Advertisement

doctorslounge.com

 
Powered by
Careerbuilder

 

 Home  |  Forums  |  Humor  |  Advertising  |  Contact
   Ask a Doctor

   News via RSS

   Newsletter

   Urology

   News

 

 Conferences


   CME

   Forum Archives

   Diseases

   Symptoms

   Labs

   Procedures

   Drugs

   Links

advertisement.gif (61x7 -- 0 bytes)

   Specialties

   Cardiology

   Dermatology

   Endocrinology

   Fertility

   Gastroenterology

   Gynecology

   Hematology

   Infections

   Nephrology

   Neurology

   Oncology

   Orthopedics

   Pediatrics

   Pharmacy

   Primary Care

   Psychiatry

   Pulmonology

   Rheumatology

   Surgery

   Urology

   Other Sections

   Membership

   Research Tools

   Medical Tutorials

   Medical Software

 

 Headlines:

 
 

The Doctors Lounge - Urology Answers

"The information provided on www.doctorslounge.com is designed to support, not replace, the relationship that exists between a patient/site visitor and his/her physician."

Back to Urology Answers List

Forum Name: Urology Topics

Question: Bubbly or Foaming Urine


rybakgirl - Wed Jun 22, 2005 2:11 pm

For the last 3 weeks or so I have had a lot of bubbles in my urine, sometimes it is worse than others and there is times I go and there is no bubbles. It appears foamy almost. Is this something that I should be concerned about and maybe see a doctor? It has never been like this before.
Dr. Tamer Fouad - Tue Nov 21, 2006 5:18 am

Hello,

Foam formation in urine could be a manifestation of excess proteins in urine especially albumen.

The most general definition of foam is a substance that is formed by trapping many gas bubbles in a liquid. Excess protein can cause the urine to foam in water. This occurs because protein changes the surface tension between urine and water in much the same way that a detergent decreases water surface tension. Protein, as well as detergent, in this case is what physicists call a surface active substance.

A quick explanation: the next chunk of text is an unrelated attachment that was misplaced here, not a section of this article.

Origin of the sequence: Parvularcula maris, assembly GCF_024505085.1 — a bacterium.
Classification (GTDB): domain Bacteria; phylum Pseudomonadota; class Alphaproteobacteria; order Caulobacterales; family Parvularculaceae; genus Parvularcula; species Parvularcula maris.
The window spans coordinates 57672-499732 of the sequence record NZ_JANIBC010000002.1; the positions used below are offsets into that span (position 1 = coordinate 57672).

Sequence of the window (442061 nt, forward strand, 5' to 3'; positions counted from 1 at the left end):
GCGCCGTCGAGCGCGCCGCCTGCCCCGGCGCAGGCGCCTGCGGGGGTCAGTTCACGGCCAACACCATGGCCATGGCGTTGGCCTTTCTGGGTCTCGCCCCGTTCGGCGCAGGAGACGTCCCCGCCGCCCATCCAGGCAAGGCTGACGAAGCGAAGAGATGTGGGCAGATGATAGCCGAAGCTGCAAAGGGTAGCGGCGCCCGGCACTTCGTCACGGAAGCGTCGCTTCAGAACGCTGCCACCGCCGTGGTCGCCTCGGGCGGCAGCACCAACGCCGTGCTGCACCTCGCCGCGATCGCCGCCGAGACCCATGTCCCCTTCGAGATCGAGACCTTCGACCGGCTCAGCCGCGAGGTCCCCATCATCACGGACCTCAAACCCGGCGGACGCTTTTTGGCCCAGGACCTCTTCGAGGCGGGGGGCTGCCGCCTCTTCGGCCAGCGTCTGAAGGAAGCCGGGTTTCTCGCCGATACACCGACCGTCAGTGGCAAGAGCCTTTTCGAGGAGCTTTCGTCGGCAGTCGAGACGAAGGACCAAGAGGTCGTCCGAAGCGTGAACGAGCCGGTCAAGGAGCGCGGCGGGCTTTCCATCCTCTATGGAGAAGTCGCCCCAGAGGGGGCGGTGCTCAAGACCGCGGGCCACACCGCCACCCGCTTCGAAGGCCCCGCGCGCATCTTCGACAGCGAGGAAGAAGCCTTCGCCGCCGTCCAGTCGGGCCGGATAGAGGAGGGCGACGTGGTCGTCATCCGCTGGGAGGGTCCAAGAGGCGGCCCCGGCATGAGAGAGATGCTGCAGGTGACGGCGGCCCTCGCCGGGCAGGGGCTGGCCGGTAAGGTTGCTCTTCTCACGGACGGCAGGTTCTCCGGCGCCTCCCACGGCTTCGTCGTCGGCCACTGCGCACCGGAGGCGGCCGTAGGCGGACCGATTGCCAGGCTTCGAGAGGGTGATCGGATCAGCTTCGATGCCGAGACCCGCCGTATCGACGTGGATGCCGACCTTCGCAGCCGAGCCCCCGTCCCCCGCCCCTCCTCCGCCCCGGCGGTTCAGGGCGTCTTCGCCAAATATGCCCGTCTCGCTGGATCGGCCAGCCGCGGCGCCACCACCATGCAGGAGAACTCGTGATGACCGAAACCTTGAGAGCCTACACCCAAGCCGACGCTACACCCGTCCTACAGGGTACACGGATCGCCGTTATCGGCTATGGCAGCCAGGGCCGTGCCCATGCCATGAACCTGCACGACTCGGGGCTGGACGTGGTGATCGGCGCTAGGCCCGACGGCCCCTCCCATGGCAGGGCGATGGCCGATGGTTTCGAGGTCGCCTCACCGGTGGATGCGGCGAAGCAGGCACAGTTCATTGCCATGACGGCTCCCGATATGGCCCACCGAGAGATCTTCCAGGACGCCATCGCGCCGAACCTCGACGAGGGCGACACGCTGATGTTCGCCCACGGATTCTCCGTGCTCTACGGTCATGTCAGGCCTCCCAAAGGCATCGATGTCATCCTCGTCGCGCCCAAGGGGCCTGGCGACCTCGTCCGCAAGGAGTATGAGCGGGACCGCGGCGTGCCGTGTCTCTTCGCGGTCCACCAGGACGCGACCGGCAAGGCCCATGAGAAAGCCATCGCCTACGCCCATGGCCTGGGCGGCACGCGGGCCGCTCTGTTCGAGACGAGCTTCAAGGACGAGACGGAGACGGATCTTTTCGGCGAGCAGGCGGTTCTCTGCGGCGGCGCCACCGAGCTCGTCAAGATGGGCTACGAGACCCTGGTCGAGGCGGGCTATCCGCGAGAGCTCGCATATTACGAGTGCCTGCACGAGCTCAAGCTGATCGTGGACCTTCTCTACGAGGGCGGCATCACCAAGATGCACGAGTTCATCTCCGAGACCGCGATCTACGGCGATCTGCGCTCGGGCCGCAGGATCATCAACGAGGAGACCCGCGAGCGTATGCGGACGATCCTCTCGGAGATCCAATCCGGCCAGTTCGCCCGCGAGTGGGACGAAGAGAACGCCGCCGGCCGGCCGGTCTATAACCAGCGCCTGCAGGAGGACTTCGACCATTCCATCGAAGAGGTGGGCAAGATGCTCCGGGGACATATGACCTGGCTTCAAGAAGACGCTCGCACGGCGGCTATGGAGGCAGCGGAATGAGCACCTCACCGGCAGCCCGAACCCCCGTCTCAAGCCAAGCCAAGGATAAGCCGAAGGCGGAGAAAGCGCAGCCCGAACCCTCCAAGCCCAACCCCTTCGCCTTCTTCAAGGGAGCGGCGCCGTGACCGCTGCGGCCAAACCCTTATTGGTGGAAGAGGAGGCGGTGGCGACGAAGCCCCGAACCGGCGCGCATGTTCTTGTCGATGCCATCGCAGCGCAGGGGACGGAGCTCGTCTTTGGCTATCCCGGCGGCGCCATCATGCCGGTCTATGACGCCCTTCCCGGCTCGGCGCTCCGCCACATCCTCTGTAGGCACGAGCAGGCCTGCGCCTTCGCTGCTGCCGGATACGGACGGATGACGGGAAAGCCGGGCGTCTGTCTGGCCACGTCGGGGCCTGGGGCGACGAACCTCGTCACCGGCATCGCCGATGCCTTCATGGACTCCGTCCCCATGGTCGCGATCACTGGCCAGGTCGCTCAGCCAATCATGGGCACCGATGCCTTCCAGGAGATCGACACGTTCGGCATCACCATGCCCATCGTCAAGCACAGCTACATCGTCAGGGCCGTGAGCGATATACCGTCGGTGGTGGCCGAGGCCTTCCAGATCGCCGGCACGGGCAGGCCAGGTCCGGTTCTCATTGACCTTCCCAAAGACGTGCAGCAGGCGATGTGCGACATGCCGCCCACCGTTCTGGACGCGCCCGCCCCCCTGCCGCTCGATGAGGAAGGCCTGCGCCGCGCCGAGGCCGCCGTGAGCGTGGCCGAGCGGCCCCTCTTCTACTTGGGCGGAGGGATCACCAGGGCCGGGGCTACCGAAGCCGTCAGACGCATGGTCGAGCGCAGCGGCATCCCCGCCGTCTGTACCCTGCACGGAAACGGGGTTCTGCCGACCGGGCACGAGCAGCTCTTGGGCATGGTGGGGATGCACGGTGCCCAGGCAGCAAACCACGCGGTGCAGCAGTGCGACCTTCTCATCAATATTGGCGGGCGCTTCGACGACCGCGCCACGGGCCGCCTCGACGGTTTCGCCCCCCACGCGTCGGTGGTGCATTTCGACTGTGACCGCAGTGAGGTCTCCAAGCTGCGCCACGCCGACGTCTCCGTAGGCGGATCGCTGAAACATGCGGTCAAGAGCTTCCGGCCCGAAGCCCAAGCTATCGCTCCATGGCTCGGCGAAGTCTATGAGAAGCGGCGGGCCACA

Normally proteins are not found in urine (less than150 mg per day) and their presence could be due to many factors which could be a manifestation of a kidney disease. Albumin makes up about 30mg per day. Hence, total protein above 150 mg or albumin above 30 mg per day are abnormal. Total protein above 300 mg per day is known as clinical proteinuria and is usually accompanied by various other clinical manifestations such as generalized edema.

Before we jump to any conclusions you should have a dipstick test for urinary protein or a simple urine analysis. For a more precise measurement, you may need to collect urine for 24 hours (microalbumin study - positive between 30 - 300 mg albumin per day).

It may also be something as simple as a forceful flow of urine that could make a foamy type of appearance due to excess trapping of air in urine as it contacts water.

Best regards,

Dr. Tamer Fouad.


send to a friend

   

Are you a physician or a nurse?

Would you like to join us and help patients online by volunteering even a few minutes of your time?

Get started here by becoming a member of The Doctors Lounge.

 

 

 advertisement.gif (61x7 -- 0 bytes)

 

 



We subscribe to the HONcode principles of the HON Foundation. Click to verify.
We subscribe to the HONcode principles. Verify here

Privacy Statement | Terms & Conditions | Editorial Board | About us
Copyright 2001-2007 The Doctors Lounge. All rights reserved.